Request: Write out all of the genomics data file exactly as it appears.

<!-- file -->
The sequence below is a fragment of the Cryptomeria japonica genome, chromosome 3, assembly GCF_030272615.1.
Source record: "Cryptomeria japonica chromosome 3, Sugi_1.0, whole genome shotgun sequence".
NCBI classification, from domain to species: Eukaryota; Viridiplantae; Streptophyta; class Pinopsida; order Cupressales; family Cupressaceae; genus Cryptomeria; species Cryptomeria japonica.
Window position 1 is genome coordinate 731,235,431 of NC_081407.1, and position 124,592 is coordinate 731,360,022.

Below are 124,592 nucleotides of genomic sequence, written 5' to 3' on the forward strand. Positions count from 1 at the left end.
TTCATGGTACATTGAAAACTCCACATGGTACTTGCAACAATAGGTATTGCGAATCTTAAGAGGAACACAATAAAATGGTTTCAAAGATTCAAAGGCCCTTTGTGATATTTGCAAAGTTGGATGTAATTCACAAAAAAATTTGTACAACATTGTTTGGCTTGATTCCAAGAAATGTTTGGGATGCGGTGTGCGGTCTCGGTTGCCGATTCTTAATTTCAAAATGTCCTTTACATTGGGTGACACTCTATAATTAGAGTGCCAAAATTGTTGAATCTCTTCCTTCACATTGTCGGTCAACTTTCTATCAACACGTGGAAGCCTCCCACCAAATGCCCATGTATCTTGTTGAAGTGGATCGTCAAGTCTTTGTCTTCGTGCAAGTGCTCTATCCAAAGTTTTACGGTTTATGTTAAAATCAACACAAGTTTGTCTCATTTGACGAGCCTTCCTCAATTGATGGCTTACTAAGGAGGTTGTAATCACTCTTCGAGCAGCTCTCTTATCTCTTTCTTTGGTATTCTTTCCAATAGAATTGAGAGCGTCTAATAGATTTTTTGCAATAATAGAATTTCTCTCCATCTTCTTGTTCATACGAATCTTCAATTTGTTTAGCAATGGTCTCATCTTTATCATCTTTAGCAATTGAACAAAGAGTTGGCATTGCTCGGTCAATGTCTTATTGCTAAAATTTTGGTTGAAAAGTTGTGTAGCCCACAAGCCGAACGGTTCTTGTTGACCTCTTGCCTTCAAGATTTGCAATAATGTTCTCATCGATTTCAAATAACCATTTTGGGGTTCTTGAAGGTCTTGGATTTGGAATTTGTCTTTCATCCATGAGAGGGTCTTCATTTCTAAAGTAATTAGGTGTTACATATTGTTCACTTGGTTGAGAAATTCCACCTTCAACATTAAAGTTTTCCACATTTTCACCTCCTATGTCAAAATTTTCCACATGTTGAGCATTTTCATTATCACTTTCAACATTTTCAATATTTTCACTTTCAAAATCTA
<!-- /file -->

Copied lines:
The sequence below is a fragment of the Cryptomeria japonica genome, chromosome 3, assembly GCF_030272615.1.
Source record: "Cryptomeria japonica chromosome 3, Sugi_1.0, whole genome shotgun sequence".
NCBI classification, from domain to species: Eukaryota; Viridiplantae; Streptophyta; class Pinopsida; order Cupressales; family Cupressaceae; genus Cryptomeria; species Cryptomeria japonica.
Window position 1 is genome coordinate 731,235,431 of NC_081407.1, and position 124,592 is coordinate 731,360,022.

Below are 124,592 nucleotides of genomic sequence, written 5' to 3' on the forward strand. Positions count from 1 at the left end.
TTCATGGTACATTGAAAACTCCACATGGTACTTGCAACAATAGGTATTGCGAATCTTAAGAGGAACACAATAAAATGGTTTCAAAGATTCAAAGGCCCTTTGTGATATTTGCAAAGTTGGATGTAATTCACAAAAAAATTTGTACAACATTGTTTGGCTTGATTCCAAGAAATGTTTGGGATGCGGTGTGCGGTCTCGGTTGCCGATTCTTAATTTCAAAATGTCCTTTACATTGGGTGACACTCTATAATTAGAGTGCCAAAATTGTTGAATCTCTTCCTTCACATTGTCGGTCAACTTTCTATCAACACGTGGAAGCCTCCCACCAAATGCCCATGTATCTTGTTGAAGTGGATCGTCAAGTCTTTGTCTTCGTGCAAGTGCTCTATCCAAAGTTTTACGGTTTATGTTAAAATCAACACAAGTTTGTCTCATTTGACGAGCCTTCCTCAATTGATGGCTTACTAAGGAGGTTGTAATCACTCTTCGAGCAGCTCTCTTATCTCTTTCTTTGGTATTCTTTCCAATAGAATTGAGAGCGTCTAATAGATTTTTTGCAATAATAGAATTTCTCTCCATCTTCTTGTTCATACGAATCTTCAATTTGTTTAGCAATGGTCTCATCTTTATCATCTTTAGCAATTGAACAAAGAGTTGGCATTGCTCGGTCAATGTCTTATTGCTAAAATTTTGGTTGAAAAGTTGTGTAGCCCACAAGCCGAACGGTTCTTGTTGACCTCTTGCCTTCAAGATTTGCAATAATGTTCTCATCGATTTCAAATAACCATTTTGGGGTTCTTGAAGGTCTTGGATTTGGAATTTGTCTTTCATCCATGAGAGGGTCTTCATTTCTAAAGTAATTAGGTGTTACATATTGTTCACTTGGTTGAGAAATTCCACCTTCAACATTAAAGTTTTCCACATTTTCACCTCCTATGTCAAAATTTTCCACATGTTGAGCATTTTCATTATCACTTTCAACATTTTCAATATTTTCACTTTCAAAATCTA